I am an enthusiast in the field of biopolymers production and their application in a circular economy. I did my bachelor and master degree in biomedical sciences with an emphasis in gellan gum production/recovery and application. After I joined a Portuguese research group to study the potential application of biopolymers as cheaper excipients for drugs. With a group of friends, we built a company that applied biopolymers mixtures as preservatives for beverages.
Last year and a half I have been working on as Twente Ph.D. student at Wetsus (water research institute), where we study the possibility of using anaerobic EPS layers as microfiltration membranes to retain slow biodegradable compounds, inside anaerobic reactors for wastewater treatment.
Extracellular Polymeric Substances (EPS) are a mixed group of biopolymeric compounds, produced by microorganisms as secondary metabolites. Different microbial species produce different types of EPS with different practical functions (environment protection, energy storage, communication).
In fields like medicine, food packaging or water treatment, EPS commonly causes PROBLEMS. The EPS enhances the attachment and growth of microorganisms on different surfaces, leading to changes in surface functionality.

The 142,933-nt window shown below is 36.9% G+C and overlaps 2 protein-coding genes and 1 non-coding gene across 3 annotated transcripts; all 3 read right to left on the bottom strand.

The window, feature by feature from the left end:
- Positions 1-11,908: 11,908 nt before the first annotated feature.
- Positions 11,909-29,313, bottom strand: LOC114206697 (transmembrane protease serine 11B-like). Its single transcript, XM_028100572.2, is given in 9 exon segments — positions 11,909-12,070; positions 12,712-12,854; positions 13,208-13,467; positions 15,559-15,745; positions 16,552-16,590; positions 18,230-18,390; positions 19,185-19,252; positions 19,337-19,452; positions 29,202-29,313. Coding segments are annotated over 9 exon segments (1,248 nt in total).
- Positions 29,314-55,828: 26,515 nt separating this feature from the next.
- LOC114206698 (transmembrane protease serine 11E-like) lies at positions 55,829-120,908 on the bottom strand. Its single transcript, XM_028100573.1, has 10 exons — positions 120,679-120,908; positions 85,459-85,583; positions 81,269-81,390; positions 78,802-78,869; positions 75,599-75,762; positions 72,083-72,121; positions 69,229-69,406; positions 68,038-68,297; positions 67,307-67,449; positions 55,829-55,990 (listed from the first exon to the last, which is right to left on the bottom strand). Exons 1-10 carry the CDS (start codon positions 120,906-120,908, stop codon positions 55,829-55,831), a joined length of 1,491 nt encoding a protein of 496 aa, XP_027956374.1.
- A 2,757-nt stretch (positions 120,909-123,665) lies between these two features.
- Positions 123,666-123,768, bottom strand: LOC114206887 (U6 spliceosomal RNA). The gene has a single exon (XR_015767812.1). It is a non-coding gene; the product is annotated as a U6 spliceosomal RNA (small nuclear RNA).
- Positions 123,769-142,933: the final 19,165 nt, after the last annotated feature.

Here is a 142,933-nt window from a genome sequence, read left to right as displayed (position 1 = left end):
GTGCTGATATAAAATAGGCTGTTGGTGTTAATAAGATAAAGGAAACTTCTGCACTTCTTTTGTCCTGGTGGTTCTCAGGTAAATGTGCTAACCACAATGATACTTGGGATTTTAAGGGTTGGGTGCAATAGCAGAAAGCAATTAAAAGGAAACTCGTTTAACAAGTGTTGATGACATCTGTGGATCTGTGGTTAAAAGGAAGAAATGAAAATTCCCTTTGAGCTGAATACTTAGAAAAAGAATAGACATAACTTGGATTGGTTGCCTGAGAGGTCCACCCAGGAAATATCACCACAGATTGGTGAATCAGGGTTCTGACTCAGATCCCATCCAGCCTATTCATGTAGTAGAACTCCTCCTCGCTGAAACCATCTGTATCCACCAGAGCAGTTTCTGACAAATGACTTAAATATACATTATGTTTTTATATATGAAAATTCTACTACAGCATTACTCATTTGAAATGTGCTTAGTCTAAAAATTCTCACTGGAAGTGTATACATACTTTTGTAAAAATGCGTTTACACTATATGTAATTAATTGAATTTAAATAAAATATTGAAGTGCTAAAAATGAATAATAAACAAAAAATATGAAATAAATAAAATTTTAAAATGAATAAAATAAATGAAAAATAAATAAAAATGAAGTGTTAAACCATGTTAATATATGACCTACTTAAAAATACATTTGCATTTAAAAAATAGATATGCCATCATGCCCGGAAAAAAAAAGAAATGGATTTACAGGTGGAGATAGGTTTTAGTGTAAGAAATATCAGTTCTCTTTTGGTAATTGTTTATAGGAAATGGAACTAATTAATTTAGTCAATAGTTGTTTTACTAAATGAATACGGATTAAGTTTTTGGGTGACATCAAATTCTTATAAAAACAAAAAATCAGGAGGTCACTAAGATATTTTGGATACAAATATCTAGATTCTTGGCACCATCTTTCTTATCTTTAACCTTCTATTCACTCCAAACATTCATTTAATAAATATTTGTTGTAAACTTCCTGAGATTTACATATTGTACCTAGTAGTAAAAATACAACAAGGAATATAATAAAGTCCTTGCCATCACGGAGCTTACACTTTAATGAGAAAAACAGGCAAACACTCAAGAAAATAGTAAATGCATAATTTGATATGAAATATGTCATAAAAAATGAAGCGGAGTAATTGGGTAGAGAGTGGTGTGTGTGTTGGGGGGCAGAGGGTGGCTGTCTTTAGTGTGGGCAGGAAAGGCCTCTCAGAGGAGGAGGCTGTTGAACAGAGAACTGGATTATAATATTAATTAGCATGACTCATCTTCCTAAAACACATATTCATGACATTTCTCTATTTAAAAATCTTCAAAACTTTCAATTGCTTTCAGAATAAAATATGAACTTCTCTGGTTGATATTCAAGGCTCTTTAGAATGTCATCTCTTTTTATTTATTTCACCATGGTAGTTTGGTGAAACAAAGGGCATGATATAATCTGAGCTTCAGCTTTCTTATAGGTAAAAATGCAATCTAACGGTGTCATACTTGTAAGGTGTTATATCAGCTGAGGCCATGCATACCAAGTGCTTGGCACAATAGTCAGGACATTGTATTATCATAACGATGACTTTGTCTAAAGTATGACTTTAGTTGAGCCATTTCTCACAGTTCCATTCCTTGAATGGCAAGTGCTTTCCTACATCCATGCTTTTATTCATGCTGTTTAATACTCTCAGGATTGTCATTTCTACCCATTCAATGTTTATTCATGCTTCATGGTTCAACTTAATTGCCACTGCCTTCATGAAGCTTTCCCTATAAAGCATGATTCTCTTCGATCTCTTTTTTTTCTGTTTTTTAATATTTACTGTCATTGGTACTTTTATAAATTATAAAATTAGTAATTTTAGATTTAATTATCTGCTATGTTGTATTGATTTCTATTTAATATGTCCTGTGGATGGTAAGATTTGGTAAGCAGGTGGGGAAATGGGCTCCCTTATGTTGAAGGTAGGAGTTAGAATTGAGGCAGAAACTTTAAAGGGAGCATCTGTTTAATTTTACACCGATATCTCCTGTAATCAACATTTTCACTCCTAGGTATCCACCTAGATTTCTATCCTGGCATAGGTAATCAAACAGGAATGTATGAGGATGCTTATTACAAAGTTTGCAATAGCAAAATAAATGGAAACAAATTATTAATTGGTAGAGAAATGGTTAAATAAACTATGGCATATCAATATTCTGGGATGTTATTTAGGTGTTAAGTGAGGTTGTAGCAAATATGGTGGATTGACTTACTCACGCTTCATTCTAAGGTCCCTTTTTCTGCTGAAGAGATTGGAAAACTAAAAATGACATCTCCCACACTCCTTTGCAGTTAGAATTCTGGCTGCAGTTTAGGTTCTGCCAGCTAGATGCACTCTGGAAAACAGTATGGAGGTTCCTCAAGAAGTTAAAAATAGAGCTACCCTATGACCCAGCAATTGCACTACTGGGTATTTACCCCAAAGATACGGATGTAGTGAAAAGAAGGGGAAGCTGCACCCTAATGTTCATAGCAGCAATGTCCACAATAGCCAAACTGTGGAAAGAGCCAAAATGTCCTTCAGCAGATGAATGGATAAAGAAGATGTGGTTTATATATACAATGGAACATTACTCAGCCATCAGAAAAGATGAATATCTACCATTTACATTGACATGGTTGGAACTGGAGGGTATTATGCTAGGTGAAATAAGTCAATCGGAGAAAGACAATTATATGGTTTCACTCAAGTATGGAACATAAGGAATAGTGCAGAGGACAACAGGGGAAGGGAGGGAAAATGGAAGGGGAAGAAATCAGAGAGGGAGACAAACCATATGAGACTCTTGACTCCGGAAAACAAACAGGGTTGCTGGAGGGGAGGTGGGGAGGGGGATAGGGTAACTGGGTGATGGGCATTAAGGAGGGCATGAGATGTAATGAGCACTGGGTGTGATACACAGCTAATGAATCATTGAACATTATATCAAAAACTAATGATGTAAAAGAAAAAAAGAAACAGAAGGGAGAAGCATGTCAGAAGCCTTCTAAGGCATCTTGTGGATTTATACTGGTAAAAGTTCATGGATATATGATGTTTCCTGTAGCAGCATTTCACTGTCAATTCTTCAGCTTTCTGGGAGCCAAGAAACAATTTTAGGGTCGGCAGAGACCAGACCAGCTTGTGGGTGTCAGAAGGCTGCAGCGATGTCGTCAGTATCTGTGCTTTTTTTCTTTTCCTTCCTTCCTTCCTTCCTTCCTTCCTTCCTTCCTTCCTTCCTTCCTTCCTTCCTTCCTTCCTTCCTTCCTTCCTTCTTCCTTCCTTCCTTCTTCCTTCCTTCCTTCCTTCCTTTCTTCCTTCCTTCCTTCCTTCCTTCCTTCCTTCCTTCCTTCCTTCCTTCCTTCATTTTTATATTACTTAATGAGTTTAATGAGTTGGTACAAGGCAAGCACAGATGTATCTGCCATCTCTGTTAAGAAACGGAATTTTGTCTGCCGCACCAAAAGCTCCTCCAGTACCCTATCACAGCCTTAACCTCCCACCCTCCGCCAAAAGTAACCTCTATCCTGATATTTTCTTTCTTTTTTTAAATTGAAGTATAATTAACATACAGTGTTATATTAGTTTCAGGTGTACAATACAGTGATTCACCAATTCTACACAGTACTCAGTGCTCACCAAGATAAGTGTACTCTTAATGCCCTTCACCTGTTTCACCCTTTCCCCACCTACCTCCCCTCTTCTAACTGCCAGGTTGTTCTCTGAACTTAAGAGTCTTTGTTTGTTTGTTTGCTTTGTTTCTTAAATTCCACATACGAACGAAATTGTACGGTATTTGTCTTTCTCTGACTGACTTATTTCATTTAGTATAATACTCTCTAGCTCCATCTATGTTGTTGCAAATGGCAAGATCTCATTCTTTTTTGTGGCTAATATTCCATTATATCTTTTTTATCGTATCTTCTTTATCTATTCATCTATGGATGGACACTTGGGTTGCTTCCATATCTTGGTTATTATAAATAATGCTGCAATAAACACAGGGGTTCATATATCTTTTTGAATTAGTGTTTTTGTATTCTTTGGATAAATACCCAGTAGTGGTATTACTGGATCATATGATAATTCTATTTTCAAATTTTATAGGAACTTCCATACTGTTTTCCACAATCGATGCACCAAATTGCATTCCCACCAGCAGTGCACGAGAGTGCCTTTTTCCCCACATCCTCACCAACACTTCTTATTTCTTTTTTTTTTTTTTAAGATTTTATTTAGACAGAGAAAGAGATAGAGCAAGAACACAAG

In wastewater treatment EPS causes problems when membranes are used. The membrane retains EPS molecules on its surface, resulting in deteriorating filtration properties of the membrane that consequently needs more frequent cleaning replaced.
We look at such EPS layers from a more positive point of view. The layer, by itself, can also be used as a cheap membrane when attached to a cheap carrier material, and with filtration properties similar to commercial microfiltration membranes.
The goal of our project is to build such layers with anaerobic EPS, to use as a retention mechanism for biomass and slow biodegradable compounds inside anaerobic bioreactors.